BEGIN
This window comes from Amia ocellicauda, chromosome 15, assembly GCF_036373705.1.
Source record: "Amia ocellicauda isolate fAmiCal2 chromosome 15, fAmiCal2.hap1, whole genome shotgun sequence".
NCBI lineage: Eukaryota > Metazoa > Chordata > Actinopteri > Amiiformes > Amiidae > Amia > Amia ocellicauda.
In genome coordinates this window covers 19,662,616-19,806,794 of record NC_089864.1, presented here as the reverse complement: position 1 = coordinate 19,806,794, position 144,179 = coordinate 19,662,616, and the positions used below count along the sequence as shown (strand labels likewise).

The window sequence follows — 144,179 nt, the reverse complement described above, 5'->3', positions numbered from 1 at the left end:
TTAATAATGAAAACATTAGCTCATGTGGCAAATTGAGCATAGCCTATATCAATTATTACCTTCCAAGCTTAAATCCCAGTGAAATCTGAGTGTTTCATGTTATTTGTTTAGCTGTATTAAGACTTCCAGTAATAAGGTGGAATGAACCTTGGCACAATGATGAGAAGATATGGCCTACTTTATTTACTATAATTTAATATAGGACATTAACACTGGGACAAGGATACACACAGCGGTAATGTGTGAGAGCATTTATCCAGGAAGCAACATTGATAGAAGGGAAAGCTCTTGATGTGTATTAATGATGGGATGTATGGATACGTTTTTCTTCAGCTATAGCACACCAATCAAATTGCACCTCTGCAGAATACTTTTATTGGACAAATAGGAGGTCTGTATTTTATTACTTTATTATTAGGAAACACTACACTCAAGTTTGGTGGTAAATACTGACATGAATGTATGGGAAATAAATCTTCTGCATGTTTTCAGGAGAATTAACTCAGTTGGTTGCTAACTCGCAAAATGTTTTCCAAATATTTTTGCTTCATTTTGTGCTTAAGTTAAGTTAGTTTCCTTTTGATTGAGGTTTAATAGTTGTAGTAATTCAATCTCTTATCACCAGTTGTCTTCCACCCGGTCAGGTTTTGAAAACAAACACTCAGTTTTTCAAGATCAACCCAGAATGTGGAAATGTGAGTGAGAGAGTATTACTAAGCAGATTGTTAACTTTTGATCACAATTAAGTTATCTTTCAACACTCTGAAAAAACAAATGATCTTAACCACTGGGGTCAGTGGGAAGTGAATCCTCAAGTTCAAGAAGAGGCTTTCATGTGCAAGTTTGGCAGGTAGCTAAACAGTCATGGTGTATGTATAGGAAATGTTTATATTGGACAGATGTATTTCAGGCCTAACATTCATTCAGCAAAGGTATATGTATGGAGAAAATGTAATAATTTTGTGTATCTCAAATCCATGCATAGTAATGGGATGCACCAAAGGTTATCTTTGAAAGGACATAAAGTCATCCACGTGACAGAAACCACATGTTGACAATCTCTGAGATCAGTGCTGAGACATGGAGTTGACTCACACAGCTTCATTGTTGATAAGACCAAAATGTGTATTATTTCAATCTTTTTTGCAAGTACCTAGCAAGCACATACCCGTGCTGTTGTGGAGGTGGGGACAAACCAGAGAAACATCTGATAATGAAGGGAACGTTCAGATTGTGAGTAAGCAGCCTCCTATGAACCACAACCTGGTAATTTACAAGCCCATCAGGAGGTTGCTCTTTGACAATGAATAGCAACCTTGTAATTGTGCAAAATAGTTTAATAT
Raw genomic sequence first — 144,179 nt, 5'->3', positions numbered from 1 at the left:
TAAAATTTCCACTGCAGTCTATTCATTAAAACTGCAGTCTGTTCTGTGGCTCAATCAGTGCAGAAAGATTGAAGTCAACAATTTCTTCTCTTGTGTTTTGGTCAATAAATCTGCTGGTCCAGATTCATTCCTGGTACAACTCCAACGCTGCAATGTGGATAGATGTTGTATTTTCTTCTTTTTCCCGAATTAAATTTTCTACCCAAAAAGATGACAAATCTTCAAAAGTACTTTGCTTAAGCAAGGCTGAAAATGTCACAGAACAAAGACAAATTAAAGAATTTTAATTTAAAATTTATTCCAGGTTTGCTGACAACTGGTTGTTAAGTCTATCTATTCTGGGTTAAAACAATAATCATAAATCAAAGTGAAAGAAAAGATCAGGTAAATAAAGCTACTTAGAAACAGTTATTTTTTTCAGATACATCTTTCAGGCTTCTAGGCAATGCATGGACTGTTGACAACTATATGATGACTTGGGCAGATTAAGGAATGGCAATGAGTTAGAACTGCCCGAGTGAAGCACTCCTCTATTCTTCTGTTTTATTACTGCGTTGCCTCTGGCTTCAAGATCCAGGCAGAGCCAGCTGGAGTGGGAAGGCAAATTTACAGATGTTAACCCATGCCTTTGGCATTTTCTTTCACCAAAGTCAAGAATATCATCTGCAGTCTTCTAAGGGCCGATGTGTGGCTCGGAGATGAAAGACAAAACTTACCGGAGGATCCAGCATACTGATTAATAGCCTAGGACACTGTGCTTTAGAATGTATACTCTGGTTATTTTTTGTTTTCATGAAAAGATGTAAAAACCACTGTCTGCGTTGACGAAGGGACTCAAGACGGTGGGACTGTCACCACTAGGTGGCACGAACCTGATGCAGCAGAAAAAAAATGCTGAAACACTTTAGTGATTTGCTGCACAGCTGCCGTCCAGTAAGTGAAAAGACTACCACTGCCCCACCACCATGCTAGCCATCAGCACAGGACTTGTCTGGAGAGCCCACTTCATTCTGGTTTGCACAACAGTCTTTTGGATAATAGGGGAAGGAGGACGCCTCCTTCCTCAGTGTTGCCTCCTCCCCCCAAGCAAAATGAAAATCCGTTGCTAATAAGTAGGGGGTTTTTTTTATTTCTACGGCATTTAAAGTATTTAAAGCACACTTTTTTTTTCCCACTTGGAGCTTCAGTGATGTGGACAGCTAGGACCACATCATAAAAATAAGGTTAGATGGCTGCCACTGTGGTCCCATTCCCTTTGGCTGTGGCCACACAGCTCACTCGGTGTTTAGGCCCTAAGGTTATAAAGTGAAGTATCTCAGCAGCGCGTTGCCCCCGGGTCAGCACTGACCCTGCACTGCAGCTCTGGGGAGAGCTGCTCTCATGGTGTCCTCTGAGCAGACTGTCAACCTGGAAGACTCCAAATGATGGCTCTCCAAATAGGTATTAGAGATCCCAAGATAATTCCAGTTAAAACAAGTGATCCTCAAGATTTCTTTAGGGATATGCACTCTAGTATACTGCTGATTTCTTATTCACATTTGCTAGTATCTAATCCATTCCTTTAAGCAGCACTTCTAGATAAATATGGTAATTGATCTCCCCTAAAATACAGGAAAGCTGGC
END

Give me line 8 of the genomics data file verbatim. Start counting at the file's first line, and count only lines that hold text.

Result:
TAAAATTTCCACTGCAGTCTATTCATTAAAACTGCAGTCTGTTCTGTGGCTCAATCAGTGCAGAAAGATTGAAGTCAACAATTTCTTCTCTTGTGTTTTGGTCAATAAATCTGCTGGTCCAGATTCATTCCTGGTACAACTCCAACGCTGCAATGTGGATAGATGTTGTATTTTCTTCTTTTTCCCGAATTAAATTTTCTACCCAAAAAGATGACAAATCTTCAAAAGTACTTTGCTTAAGCAAGGCTGAAAATGTCACAGAACAAAGACAAATTAAAGAATTTTAATTTAAAATTTATTCCAGGTTTGCTGACAACTGGTTGTTAAGTCTATCTATTCTGGGTTAAAACAATAATCATAAATCAAAGTGAAAGAAAAGATCAGGTAAATAAAGCTACTTAGAAACAGTTATTTTTTTCAGATACATCTTTCAGGCTTCTAGGCAATGCATGGACTGTTGACAACTATATGATGACTTGGGCAGATTAAGGAATGGCAATGAGTTAGAACTGCCCGAGTGAAGCACTCCTCTATTCTTCTGTTTTATTACTGCGTTGCCTCTGGCTTCAAGATCCAGGCAGAGCCAGCTGGAGTGGGAAGGCAAATTTACAGATGTTAACCCATGCCTTTGGCATTTTCTTTCACCAAAGTCAAGAATATCATCTGCAGTCTTCTAAGGGCCGATGTGTGGCTCGGAGATGAAAGACAAAACTTACCGGAGGATCCAGCATACTGATTAATAGCCTAGGACACTGTGCTTTAGAATGTATACTCTGGTTATTTTTTGTTTTCATGAAAAGATGTAAAAACCACTGTCTGCGTTGACGAAGGGACTCAAGACGGTGGGACTGTCACCACTAGGTGGCACGAACCTGATGCAGCAGAAAAAAAATGCTGAAACACTTTAGTGATTTGCTGCACAGCTGCCGTCCAGTAAGTGAAAAGACTACCACTGCCCCACCACCATGCTAGCCATCAGCACAGGACTTGTCTGGAGAGCCCACTTCATTCTGGTTTGCACAACAGTCTTTTGGATAATAGGGGAAGGAGGACGCCTCCTTCCTCAGTGTTGCCTCCTCCCCCCAAGCAAAATGAAAATCCGTTGCTAATAAGTAGGGGGTTTTTTTTATTTCTACGGCATTTAAAGTATTTAAAGCACACTTTTTTTTTCCCACTTGGAGCTTCAGTGATGTGGACAGCTAGGACCACATCATAAAAATAAGGTTAGATGGCTGCCACTGTGGTCCCATTCCCTTTGGCTGTGGCCACACAGCTCACTCGGTGTTTAGGCCCTAAGGTTATAAAGTGAAGTATCTCAGCAGCGCGTTGCCCCCGGGTCAGCACTGACCCTGCACTGCAGCTCTGGGGAGAGCTGCTCTCATGGTGTCCTCTGAGCAGACTGTCAACCTGGAAGACTCCAAATGATGGCTCTCCAAATAGGTATTAGAGATCCCAAGATAATTCCAGTTAAAACAAGTGATCCTCAAGATTTCTTTAGGGATATGCACTCTAGTATACTGCTGATTTCTTATTCACATTTGCTAGTATCTAATCCATTCCTTTAAGCAGCACTTCTAGATAAATATGGTAATTGATCTCCCCTAAAATACAGGAAAGCTGGC